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Rhetoric to the rescue

This is a school of thought that sees PR through a rhetorical prism. We are perhaps more used to hearing rhetoric used as a derogatory term but for theorists such as Robert Heath, PR is about the ethical deployment of rhetoric in a search for shared meaning. It is about a two-way communication of ideas where each side presents their case until mutual understanding is attained. But how best to do this in today’s world?

The rhetorical tradition puts much emphasis on what is called Ethos – or the character of what we would now call the spokesperson. Ron Smith in his book Strategic Planning for Public Relationssuggests that a credible spokesperson should exhibit the three Cs of effective communications: Credibility, Charisma and Control. This is the thinking that guides the selection of the correct spokesperson in a crisis situation. Look for the person who can be seen as being in charge of the situation and who can put things right but who also can demonstrate compassion for the victims.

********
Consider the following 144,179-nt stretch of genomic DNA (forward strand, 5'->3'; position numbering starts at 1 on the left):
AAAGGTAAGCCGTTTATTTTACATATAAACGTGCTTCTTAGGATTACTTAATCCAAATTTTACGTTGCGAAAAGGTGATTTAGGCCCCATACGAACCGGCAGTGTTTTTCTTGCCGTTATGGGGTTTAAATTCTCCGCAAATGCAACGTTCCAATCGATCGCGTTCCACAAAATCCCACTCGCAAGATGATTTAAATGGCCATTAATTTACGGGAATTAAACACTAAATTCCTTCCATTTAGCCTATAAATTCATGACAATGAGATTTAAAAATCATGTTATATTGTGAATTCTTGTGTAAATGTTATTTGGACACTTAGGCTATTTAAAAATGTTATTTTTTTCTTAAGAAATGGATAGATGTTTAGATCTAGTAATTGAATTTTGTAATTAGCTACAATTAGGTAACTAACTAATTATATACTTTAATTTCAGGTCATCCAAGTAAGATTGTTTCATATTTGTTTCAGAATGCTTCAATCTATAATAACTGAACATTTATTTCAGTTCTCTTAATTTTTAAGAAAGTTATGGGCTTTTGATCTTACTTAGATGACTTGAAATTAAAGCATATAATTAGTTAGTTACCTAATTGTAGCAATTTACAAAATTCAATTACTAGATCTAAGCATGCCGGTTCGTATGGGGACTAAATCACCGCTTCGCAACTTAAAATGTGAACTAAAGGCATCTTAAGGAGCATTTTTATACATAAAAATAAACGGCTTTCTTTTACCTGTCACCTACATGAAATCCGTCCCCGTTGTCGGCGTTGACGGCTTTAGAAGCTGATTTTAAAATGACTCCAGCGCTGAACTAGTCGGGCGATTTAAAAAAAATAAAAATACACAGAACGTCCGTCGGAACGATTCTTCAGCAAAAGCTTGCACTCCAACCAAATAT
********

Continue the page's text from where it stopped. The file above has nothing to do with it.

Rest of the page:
Rhetorical thinking suggests that it is important to decide how similar to the audience the spokesperson needs to be. Credible speakers should be like the audience – homophily – unless the subject concerns different experiences or expertise in which case they should be disimilar – heterophily.

The rise of the influence of popular YouTubers such as DanTDM and Logan Paul demonstrates the importance of homophily amongst younger audiences. We can also see this thinking at work in the recent elevation of Dana Loesch, an attractive mother of two, as the face of the National Rifle Association in the US as it fights against possible gun controls in the wake of a series of school massacres.

Logos, the second plank of this rhetorical tradition, is according to Smith to use an appeal to reason. As we have seen from the ELM model this would be to take a central route to persuasion which as we have seen above can be difficult with some of today’s audiences. Smith gives some alternative ways to deploy logic and reason.

For example, we may use analogies, using familiar situations that are analogous to the issue we are seeking to highlight. One example of this is the highly successful campaign around the detection of strokes. The campaign uses the analogy of a fire raging through the brain to illustrate how a stroke, if not diagnosed and treated rapidly, can quickly take out successive cognitive abilities such as speech and movement.